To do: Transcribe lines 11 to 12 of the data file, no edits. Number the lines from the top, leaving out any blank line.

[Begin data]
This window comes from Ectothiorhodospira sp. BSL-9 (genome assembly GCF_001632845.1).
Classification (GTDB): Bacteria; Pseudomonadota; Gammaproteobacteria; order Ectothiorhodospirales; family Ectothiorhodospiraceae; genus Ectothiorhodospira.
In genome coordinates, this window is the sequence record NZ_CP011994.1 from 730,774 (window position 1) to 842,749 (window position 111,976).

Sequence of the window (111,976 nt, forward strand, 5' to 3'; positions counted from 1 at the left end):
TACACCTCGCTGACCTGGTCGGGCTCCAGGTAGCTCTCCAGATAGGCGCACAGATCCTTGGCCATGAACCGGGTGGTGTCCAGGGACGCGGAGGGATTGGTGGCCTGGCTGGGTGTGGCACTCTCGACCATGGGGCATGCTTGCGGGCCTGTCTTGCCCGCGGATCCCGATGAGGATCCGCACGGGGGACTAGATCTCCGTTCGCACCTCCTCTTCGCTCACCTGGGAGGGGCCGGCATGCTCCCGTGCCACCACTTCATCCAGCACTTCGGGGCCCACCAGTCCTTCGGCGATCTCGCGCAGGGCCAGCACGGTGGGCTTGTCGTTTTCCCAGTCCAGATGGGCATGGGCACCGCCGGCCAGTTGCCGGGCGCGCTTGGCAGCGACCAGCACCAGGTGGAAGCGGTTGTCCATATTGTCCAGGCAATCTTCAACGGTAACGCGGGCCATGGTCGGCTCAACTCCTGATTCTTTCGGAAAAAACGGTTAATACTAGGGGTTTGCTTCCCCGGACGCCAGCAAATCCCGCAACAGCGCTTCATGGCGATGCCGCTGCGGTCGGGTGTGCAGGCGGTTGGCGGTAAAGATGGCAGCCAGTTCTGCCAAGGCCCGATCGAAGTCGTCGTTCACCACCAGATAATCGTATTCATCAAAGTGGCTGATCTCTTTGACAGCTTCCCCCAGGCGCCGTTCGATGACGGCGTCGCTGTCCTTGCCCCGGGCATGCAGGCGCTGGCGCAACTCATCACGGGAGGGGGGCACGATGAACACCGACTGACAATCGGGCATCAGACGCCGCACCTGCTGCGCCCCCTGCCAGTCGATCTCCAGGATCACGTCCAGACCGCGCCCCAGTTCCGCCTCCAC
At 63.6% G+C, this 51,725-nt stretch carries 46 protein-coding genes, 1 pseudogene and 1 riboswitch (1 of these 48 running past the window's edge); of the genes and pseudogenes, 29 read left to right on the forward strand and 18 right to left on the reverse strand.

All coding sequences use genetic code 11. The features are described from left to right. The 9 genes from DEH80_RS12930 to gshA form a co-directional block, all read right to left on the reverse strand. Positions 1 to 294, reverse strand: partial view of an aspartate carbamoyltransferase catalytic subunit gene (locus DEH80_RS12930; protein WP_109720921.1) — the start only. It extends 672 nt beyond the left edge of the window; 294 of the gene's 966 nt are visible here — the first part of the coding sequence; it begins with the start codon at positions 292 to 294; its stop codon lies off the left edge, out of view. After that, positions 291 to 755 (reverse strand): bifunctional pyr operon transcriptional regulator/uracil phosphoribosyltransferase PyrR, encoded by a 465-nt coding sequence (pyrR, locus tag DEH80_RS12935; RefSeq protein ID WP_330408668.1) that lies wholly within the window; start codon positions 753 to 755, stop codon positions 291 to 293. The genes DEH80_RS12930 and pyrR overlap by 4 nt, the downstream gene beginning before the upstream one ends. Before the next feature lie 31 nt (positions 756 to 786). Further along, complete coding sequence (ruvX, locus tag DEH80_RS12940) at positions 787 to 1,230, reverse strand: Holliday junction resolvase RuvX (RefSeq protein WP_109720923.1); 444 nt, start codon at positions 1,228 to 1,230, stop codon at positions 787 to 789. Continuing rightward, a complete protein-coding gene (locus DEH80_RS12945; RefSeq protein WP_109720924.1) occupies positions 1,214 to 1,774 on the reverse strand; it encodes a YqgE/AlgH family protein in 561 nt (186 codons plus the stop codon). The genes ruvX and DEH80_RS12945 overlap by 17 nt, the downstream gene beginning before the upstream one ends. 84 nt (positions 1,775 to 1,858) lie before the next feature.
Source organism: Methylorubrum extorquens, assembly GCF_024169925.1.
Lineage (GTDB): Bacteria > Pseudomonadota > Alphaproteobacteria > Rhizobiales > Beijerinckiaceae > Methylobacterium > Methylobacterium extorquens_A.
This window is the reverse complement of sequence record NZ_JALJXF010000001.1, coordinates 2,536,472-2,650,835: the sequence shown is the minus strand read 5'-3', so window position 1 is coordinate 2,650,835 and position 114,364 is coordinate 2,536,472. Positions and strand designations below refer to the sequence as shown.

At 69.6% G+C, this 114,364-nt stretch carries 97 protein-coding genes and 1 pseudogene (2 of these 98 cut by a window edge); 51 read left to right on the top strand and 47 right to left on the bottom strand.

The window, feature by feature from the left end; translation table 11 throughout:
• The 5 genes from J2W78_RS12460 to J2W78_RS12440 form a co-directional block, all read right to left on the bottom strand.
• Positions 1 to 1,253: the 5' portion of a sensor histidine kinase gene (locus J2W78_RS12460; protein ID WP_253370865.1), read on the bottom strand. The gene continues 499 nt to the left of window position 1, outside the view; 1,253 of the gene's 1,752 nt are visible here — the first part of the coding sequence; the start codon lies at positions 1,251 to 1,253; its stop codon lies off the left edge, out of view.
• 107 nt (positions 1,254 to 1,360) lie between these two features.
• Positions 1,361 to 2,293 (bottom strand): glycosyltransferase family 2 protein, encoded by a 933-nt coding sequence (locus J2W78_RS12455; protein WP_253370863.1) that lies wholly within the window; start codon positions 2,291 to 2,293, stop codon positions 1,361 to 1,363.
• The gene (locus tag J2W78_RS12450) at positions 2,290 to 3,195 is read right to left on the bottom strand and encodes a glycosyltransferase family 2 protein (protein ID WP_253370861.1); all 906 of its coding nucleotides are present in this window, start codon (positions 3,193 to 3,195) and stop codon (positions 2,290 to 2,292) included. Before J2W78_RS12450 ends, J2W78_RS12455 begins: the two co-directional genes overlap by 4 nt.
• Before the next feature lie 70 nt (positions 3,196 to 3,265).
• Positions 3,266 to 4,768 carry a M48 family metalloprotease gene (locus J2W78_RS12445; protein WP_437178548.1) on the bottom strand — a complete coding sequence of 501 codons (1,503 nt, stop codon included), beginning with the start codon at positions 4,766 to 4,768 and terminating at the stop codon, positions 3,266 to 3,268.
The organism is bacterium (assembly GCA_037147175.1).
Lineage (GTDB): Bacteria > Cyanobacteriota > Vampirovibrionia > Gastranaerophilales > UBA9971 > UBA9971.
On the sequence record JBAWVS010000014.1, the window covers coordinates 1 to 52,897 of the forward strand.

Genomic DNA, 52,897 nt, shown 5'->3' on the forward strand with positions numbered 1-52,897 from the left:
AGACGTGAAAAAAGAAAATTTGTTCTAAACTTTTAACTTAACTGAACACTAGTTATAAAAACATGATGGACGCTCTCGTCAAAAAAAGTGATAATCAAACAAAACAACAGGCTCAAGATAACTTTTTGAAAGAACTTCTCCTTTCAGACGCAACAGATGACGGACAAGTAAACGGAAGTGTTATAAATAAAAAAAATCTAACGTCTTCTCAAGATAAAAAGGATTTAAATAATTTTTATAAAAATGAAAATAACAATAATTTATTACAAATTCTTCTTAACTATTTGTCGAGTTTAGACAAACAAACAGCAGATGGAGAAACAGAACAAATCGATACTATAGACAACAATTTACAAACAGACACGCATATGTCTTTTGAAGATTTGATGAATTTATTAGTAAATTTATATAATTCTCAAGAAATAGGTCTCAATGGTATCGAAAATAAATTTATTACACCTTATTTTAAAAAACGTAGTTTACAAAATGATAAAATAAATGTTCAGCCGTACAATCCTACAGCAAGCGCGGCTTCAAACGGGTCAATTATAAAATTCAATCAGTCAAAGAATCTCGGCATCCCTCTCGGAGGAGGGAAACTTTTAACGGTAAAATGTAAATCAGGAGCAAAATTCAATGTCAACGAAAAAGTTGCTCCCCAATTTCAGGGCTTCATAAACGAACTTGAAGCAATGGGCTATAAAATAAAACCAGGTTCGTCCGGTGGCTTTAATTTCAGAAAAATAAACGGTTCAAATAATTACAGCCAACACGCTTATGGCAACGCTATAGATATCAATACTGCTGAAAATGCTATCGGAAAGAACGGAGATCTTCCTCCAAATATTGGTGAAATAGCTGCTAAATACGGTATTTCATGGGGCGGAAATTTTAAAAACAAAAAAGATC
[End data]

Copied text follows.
At 69.6% G+C, this 114,364-nt stretch carries 97 protein-coding genes and 1 pseudogene (2 of these 98 cut by a window edge); 51 read left to right on the top strand and 47 right to left on the bottom strand.

The window, feature by feature from the left end; translation table 11 throughout: